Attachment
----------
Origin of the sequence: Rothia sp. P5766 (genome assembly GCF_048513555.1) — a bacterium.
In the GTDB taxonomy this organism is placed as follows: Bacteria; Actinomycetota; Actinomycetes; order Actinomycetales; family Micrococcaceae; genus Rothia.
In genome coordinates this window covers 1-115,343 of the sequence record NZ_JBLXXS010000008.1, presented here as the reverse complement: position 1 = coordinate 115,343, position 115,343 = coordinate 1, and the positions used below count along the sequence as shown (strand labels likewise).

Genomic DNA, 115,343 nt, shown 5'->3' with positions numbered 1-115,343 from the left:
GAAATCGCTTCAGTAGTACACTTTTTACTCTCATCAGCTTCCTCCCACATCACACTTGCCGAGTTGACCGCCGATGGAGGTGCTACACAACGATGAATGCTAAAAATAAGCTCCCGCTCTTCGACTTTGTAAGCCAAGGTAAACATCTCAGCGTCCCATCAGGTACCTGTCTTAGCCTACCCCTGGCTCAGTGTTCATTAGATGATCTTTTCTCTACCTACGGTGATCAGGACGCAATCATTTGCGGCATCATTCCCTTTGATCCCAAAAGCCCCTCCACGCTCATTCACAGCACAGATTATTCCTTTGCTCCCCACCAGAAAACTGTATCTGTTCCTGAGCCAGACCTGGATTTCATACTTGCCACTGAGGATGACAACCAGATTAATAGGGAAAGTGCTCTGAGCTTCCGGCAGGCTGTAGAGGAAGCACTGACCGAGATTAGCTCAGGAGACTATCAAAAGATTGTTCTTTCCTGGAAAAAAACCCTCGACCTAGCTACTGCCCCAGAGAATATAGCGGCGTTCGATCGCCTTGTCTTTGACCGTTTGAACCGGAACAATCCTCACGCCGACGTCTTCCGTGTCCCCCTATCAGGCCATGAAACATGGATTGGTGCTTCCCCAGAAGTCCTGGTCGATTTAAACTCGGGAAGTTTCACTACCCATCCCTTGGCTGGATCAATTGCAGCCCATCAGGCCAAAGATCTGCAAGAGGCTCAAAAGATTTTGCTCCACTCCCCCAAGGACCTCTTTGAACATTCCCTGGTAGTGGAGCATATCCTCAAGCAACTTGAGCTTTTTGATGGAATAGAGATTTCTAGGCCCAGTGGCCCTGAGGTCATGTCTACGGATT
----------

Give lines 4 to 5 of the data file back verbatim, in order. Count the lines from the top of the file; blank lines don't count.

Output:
Genomic DNA, 115,343 nt, shown 5'->3' with positions numbered 1-115,343 from the left:
GAAATCGCTTCAGTAGTACACTTTTTACTCTCATCAGCTTCCTCCCACATCACACTTGCCGAGTTGACCGCCGATGGAGGTGCTACACAACGATGAATGCTAAAAATAAGCTCCCGCTCTTCGACTTTGTAAGCCAAGGTAAACATCTCAGCGTCCCATCAGGTACCTGTCTTAGCCTACCCCTGGCTCAGTGTTCATTAGATGATCTTTTCTCTACCTACGGTGATCAGGACGCAATCATTTGCGGCATCATTCCCTTTGATCCCAAAAGCCCCTCCACGCTCATTCACAGCACAGATTATTCCTTTGCTCCCCACCAGAAAACTGTATCTGTTCCTGAGCCAGACCTGGATTTCATACTTGCCACTGAGGATGACAACCAGATTAATAGGGAAAGTGCTCTGAGCTTCCGGCAGGCTGTAGAGGAAGCACTGACCGAGATTAGCTCAGGAGACTATCAAAAGATTGTTCTTTCCTGGAAAAAAACCCTCGACCTAGCTACTGCCCCAGAGAATATAGCGGCGTTCGATCGCCTTGTCTTTGACCGTTTGAACCGGAACAATCCTCACGCCGACGTCTTCCGTGTCCCCCTATCAGGCCATGAAACATGGATTGGTGCTTCCCCAGAAGTCCTGGTCGATTTAAACTCGGGAAGTTTCACTACCCATCCCTTGGCTGGATCAATTGCAGCCCATCAGGCCAAAGATCTGCAAGAGGCTCAAAAGATTTTGCTCCACTCCCCCAAGGACCTCTTTGAACATTCCCTGGTAGTGGAGCATATCCTCAAGCAACTTGAGCTTTTTGATGGAATAGAGATTTCTAGGCCCAGTGGCCCTGAGGTCATGTCTACGGATT